S Korea hostage talks delayed
Talks due on Thursday between Afghanistan's Taliban and South Korean officials aimed at freeing 19 hostages did not take place as scheduled, though neither side ruled out a meeting.world Updated: Aug 16, 2007 15:42 IST
Talks due on Thursday between Afghanistan's Taliban and South Korean officials aimed at freeing 19 hostages did not take place as scheduled, though neither side ruled out a meeting.
The Taliban had said negotiations with the South Korean delegation would start Thursday morning in the small town of Ghazni, about 140 kilometres (90 miles) south of Kabul.
But the International Committee of the Red Cross, which is facilitating the talks, said that the two sides had still not met by early afternoon.
"They have not started yet," deputy head of delegation Franz Rauchenstein told AFP, refusing to comment on the reasons for the delay.
New negotiations would be the first since Monday's release of Kim Gin-A, 32, and Kim Kyung-Ja, 37, two of the hostages who were taken by the hardline Islamic militants.
The two women were still in Afghanistan and arrangements were being made for their return home, the embassy said, with a departure expected "very soon."
After their release in Ghazni, they were due to have undergone medical checks at the US military base at Bagram, north of Kabul.
South Korean President Roh Moo-Hyun this week urged a redoubling of efforts to release the remaining 19 hostages, to build on Monday's success.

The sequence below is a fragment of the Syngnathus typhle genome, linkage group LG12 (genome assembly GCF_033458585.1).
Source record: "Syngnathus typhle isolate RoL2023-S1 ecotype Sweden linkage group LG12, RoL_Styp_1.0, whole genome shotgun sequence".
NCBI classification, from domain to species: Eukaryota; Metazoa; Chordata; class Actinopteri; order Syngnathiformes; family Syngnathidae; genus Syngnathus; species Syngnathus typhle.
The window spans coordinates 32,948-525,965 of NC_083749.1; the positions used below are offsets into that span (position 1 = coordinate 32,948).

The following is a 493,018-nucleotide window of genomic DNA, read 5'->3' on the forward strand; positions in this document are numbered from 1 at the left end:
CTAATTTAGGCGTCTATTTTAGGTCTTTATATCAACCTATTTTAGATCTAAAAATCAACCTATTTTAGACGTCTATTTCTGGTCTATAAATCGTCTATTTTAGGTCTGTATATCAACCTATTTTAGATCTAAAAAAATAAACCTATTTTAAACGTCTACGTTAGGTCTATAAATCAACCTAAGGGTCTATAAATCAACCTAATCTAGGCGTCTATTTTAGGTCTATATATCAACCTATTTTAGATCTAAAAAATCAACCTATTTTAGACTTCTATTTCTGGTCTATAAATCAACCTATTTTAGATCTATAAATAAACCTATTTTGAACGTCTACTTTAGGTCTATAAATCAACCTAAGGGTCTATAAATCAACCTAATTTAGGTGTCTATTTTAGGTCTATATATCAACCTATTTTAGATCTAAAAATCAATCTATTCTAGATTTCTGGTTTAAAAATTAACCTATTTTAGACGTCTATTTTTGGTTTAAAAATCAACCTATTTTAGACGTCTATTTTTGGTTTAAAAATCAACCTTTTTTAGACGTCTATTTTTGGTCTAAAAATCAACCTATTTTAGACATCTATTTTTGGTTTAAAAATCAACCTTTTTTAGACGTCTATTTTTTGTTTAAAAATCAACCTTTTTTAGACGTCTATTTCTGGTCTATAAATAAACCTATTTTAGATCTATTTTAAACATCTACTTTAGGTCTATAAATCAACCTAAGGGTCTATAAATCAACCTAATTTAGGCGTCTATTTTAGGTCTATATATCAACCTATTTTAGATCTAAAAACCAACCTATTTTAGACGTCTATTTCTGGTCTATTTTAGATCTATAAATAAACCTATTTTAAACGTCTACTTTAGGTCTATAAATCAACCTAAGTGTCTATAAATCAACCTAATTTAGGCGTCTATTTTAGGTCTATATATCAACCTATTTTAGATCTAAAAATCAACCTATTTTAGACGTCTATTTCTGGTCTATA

"The government has to make greater efforts to have them released. We shouldn't relax until the last moment," Roh said Tuesday.
The militia abducted 23 South Koreans, all Christian aid workers including 16 women, on July 19 as they were travelling by bus through insurgency-plagued southern Afghanistan.
They have killed two after the government refused a demand to release Taliban from jail, but on Monday released two as a "gesture of goodwill" for direct talks with the South Koreans over the remaining captives.
South Korea has said it understands the difficulties facing the Afghan administration as it tries to tackle an insurgency launched by the Taliban soon after they were driven from government in 2001.
The US-backed government of Afghan President Hamid Karzai was heavily criticised, notably by Washington, after it freed five Taliban in March in exchange for an Italian journalist.
The Taliban beheaded the journalist's Afghan driver and a translator, giving rise to accusations that Kabul put more value on the lives of foreign nationals than Afghans.
Karzai then vowed that such a deal would not be repeated, and officials have reiterated that agreeing to the extremists' demands would only encourage abductions by the Taliban and criminal groups alike.
The Taliban, who are influenced by Al-Qaeda, are also involved in the kidnapping of a 62-year-old German engineer captured near Kabul a day before the South Koreans.
The hardliners say talks with the Afghan and German government to free him are going nowhere, but officials say they are doing what they can.